Law Speak - When citizens push for justice

16 Mar 2016 / 20:38 H.

    AFTER five years of demands by Japanese citizens, the alleged culprits of the Fukushima nuclear disaster have been charged.
    Tepco, the company involved, knew of the meltdown of its three nuclear reactors after being hit by a tsunami caused by a magnitude-9 earthquake in March 2011.
    Yet it hid this fact from the unsuspecting public for a whole two months.
    Worse, Tepco admitted it knew this could happen three years earlier but chose to ignore this warning and take preventative measures.
    Scores died, tens of thousands lost their homes and livelihoods; many more are now at risk of radioactive-related diseases.
    From the outset there has been a conscious and ongoing effort to cover up the gross negligence of the company and the government, reports Global Research.
    The Japanese parliament's Independent Investigation Commission in 2012 stated that there was a "cozy relationship between the operators, regulators and academic scholars" that "prioritised the interests of their organisations over the public's safety".
    The prosecutor refused to press charges. The citizens formed a group to demand a review of the decision – as permitted under Japanese law. Its demands were rejected.
    Citizens pressed on with another Committee of Inquest for Prosecution which also concluded that charges must be pressed. None were filed.
    Yet another citizens' committee was established to demand indictments; while rare, its decision is binding on prosecutors.
    Finally three high-ranking Tepco executives were charged.
    The government consistently attempted to protect Tepco, which has a long history of covering up safety incidents.
    What is to be done?
    This episode raises a fundamental question: what to do when there is a loss of confidence in the institutions that are appointed to decide matters of grave concern to the country and its people?
    Then, says Professor Richard Falk of Princeton University: "I would side with those that believe that people are the ultimate source of legal authority, and have the right to act on their own when governmental procedures are so inhibited … that they fail to address severe violations of … law."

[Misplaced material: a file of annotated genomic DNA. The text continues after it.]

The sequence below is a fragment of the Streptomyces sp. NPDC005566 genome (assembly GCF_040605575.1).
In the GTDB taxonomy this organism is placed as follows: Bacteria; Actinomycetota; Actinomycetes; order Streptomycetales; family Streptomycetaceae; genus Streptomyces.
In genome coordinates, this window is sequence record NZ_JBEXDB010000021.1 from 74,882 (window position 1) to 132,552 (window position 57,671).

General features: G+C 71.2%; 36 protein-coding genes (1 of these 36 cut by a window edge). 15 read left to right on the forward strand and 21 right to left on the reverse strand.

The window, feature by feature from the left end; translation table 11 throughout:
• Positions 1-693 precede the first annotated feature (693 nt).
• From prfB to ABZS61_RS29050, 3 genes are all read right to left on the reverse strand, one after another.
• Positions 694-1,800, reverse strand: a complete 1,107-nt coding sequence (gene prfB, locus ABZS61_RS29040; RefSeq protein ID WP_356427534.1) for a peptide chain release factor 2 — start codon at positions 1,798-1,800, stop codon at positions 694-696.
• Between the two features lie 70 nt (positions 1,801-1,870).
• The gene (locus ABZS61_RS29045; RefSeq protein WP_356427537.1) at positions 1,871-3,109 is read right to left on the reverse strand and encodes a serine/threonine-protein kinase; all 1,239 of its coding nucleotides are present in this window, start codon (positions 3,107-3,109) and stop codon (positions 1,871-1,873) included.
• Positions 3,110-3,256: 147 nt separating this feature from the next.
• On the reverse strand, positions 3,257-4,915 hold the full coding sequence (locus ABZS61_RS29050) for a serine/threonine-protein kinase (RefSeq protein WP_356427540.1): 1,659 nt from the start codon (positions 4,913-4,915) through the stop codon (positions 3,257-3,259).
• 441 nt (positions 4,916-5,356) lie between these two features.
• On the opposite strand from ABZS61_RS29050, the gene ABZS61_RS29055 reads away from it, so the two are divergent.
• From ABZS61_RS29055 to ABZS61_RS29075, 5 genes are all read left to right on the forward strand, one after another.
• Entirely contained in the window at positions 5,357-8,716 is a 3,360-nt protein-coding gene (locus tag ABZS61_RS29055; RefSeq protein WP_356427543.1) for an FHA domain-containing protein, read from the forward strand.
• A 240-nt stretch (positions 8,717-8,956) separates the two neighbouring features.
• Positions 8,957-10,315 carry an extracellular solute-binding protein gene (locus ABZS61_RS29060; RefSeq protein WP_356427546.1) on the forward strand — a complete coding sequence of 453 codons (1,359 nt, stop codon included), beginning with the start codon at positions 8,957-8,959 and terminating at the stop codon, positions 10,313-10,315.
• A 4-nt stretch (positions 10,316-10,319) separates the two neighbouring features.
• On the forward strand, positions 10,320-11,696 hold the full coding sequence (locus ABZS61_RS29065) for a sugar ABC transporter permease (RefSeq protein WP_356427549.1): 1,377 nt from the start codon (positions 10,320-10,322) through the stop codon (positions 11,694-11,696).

This implies that people then create their own alternative adjudication systems; because they have lost faith in the legal administration of justice and state institutions.
    But how?
    A common recourse is to establish a People's Tribunal. Two such tribunals were set up in Malaysia in recent history. One prosecutorial and another inquisitorial.
    The KL War Crimes Tribunal prosecuted Bush and members of his cabinet and their lawyers for war crimes of torture in Guantanamo, Afghanistan and Iraq; and Bush and Blair for waging an illegal war against Iraq.
    The People's Tribunal on GE 13 set up by Bersih, a network of 83 NGOs to inquire into the conduct of the last general election.
    There have been tribunals elsewhere on diverse issues of concern, starting with the famous Bertrand Russel Tribunal of 1976 for US war crimes in the Vietnam War.
    There is also a Permanent Peoples Tribunal in Rome addressing such issues as human rights abuses under the Marcos dictatorship, the dispossession of indigenous communities in Brazil's Amazonia state and US intervention in Central America.
    But no sanctions, so what is the use?
    Well it's true the outcomes are not binding. Nonetheless it can collate and present complete and powerful documentary evidence and place this in the public domain. This can be the basis for the demand for prosecution.
    The tribunal must, of course, scrupulously follow judicial procedures and operate in a legally responsible manner – to endow its findings with a legal weight beyond mere moral condemnation of any wrong.
    Any adverse findings will have a "name and shame" effect – now a sanction in many international treaties. Those "convicted" or whose conduct is impugned cannot thereafter strut the world with heads held high. Some world leaders shun travel to "hazardous" destinations for fear of arrest – such as Henry Kissinger, Dick Cheney, and even Bush Jr.
    Notably the findings and proposals from these tribunals chart out potential reforms for systemic changes – for the establishment of "the democracy to come".
    The ultimate value of a People's Tribunal is the advancement of the central cause for which it is set up. Its role is educational, awareness-raising, promoting accountability and transparency and attaining symbolic justice.
    Can it go further? Perhaps. A wake-up call to arise from slumber and to end the injustice? History is replete with examples where such action has triggered widespread momentum for the desired change.
    Gurdial is professor at the Law Faculty, University of Malaya. Comments:

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